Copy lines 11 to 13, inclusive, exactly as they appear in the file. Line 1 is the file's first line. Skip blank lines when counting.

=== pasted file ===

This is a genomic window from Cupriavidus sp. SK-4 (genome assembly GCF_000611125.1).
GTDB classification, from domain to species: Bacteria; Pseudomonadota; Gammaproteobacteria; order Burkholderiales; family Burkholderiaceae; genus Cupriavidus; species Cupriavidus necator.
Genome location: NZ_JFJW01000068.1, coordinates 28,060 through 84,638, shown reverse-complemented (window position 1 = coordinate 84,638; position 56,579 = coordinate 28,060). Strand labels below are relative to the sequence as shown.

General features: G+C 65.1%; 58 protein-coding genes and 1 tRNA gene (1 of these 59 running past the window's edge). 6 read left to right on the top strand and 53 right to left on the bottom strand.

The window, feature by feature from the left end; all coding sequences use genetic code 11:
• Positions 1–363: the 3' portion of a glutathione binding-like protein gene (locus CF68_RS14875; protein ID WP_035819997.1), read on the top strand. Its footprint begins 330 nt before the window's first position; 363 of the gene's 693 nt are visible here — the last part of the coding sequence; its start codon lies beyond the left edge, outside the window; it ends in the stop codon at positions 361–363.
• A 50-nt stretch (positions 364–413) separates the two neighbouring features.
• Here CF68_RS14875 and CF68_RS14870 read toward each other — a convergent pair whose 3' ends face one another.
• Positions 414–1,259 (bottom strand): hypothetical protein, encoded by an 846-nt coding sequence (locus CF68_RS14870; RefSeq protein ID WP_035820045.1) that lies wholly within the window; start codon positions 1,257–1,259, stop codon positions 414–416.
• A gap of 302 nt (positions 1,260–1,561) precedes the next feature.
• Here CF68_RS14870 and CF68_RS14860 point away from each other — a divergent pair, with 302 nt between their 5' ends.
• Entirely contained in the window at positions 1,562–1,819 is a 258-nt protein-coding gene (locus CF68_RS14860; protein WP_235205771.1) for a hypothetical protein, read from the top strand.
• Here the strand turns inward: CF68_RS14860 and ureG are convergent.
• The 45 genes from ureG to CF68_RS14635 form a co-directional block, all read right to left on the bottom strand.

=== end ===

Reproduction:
• Here CF68_RS14870 and CF68_RS14860 point away from each other — a divergent pair, with 302 nt between their 5' ends.
• Entirely contained in the window at positions 1,562–1,819 is a 258-nt protein-coding gene (locus CF68_RS14860; protein WP_235205771.1) for a hypothetical protein, read from the top strand.
• Here the strand turns inward: CF68_RS14860 and ureG are convergent.